This question already has an answer here:

I have a function

 g[x_] := (x^3 - x^2)^(1/3)

that I want to plot. The plot I am getting gives me strange results. There is nothing plotted for x < 1, contrary to the results that I can obtain from my calculator. Do you have a idea why?


marked as duplicate by Szabolcs, m_goldberg, MarcoB, Bob Hanlon, bbgodfrey Oct 8 '15 at 0:58

This question has been asked before and already has an answer. If those answers do not fully address your question, please ask a new question.

  • 4
    $\begingroup$ You need to cut and paste both the code for the function and the code you used to Plot that failed to work properly. It might be related to the result creating an imaginary number. $\endgroup$ – Jack LaVigne Oct 7 '15 at 19:15
  • $\begingroup$ The function is imaginary for certain values of x. You can see the real part of the solution by plotting Plot[Re@g[x],{x,0,2}] Also, I second Jack LaVinge. $\endgroup$ – N.J.Evans Oct 7 '15 at 19:17
  • $\begingroup$ Yes but i use mathematica exchange with my phone because i have issues with my connection at the moment. Thank you for your understanding. $\endgroup$ – Bendesarts Oct 7 '15 at 19:17
  • $\begingroup$ But as it is a ^(1/3) cubic roots normally the function is defined on R,isn t it? $\endgroup$ – Bendesarts Oct 7 '15 at 19:27
  • $\begingroup$ For the origin of surd see Etymology of "surd" $\endgroup$ – Bob Hanlon Oct 7 '15 at 21:50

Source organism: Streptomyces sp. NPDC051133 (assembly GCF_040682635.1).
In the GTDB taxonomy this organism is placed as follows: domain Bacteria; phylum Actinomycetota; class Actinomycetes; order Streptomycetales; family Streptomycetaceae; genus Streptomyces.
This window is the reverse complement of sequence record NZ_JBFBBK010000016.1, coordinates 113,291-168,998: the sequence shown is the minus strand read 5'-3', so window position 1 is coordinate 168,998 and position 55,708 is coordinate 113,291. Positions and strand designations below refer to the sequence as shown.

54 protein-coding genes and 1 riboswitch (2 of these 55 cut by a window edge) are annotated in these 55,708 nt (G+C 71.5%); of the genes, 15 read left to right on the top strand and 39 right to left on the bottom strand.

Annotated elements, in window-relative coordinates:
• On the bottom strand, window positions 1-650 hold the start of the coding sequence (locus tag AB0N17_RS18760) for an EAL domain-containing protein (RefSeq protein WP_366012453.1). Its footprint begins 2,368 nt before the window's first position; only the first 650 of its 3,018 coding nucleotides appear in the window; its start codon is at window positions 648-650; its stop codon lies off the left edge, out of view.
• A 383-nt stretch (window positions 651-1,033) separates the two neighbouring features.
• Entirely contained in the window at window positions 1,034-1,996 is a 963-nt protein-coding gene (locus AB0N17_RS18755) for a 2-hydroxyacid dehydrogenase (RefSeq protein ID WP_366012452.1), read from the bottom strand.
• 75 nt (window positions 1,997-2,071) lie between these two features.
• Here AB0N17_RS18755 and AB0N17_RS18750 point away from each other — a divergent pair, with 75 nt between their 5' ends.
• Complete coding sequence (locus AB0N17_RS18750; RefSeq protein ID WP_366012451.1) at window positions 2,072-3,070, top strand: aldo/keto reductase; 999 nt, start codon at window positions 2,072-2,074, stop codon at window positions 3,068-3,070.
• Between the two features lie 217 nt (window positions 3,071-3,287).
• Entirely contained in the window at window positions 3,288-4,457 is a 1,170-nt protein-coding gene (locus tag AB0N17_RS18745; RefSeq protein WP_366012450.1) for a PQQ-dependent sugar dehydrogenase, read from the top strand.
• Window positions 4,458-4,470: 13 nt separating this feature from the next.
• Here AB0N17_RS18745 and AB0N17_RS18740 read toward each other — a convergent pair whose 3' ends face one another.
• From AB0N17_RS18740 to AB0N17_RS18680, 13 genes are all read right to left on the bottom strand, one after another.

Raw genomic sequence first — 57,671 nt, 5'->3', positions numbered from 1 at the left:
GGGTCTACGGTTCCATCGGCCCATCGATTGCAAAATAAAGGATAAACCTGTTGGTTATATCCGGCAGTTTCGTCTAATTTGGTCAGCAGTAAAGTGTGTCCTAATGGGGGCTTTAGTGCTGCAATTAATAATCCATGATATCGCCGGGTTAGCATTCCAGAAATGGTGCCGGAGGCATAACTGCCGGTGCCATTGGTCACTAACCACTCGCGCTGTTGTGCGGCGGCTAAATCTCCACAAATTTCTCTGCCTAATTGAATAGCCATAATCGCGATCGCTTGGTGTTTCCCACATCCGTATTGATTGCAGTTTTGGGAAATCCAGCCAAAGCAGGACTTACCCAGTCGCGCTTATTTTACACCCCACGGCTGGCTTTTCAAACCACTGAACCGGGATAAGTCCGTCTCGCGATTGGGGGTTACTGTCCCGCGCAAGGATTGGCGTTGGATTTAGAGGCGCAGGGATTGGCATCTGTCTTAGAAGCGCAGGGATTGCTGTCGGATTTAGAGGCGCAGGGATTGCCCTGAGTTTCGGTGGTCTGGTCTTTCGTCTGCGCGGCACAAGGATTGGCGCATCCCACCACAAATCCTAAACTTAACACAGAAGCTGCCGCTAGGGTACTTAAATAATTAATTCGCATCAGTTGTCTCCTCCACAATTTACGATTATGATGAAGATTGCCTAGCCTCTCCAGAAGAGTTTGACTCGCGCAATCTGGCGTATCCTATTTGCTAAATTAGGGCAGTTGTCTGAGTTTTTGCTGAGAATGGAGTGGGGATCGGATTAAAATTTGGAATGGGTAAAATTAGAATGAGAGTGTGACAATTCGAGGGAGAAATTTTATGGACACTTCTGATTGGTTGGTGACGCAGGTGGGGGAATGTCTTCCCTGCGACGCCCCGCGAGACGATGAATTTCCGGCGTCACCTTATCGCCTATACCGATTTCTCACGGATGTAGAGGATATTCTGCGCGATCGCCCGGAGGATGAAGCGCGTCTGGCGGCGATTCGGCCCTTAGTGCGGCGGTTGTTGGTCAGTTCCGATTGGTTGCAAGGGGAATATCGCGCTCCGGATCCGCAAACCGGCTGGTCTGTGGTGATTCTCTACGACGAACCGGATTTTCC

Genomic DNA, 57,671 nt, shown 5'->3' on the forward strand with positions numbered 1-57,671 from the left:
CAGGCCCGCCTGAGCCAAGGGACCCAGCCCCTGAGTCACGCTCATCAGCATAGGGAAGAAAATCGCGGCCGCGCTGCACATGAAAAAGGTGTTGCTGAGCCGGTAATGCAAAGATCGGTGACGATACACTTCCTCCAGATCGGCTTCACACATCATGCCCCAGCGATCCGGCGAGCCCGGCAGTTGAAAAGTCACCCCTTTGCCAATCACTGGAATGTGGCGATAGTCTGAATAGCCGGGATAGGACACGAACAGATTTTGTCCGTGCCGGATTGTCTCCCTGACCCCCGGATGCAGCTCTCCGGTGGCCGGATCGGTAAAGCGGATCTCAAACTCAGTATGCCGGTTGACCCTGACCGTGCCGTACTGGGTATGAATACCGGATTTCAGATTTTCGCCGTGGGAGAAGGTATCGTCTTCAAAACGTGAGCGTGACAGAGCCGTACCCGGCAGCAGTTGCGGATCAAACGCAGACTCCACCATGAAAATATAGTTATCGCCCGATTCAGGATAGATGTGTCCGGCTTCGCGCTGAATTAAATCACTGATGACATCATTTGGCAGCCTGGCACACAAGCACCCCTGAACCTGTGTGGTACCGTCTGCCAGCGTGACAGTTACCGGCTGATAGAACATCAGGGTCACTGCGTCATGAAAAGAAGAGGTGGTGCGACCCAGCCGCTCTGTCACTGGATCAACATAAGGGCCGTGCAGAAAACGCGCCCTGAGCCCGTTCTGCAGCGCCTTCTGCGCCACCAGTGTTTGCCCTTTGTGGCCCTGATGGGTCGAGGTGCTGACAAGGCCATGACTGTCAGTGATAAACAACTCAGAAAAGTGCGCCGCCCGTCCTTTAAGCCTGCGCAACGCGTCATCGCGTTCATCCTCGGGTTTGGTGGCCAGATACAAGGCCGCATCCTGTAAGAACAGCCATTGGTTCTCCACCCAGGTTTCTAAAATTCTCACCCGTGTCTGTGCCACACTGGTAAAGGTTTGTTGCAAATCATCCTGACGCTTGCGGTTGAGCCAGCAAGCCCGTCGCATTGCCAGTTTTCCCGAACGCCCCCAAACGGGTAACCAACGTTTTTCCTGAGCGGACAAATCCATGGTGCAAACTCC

You probably want to use Surd rather than Power. Mathematica normally treats expressions as complex-valued, which may give results differing from most calculators, which are restricted to the reals. Surd is provided to give calculator-like behavior when that is desired.

g[x_] := Surd[x^3 - x^2, 3]
With[{a = 3}, Plot[g[x], {x, -a, a}]]


  • $\begingroup$ Perfect thank you and do you know what is the origin of this label "Surd"? $\endgroup$ – Bendesarts Oct 7 '15 at 19:38
  • 2
    $\begingroup$ @Bendesarts. I believe it is an old word pertaining to the extraction of irrational roots of integers; recall that "absurd" and "irrational" are practically synonyms. $\endgroup$ – m_goldberg Oct 7 '15 at 19:43
  • 7
    $\begingroup$ Or use CubeRoot. $\endgroup$ – Daniel Lichtblau Oct 7 '15 at 19:49

Not the answer you're looking for? Browse other questions tagged or ask your own question.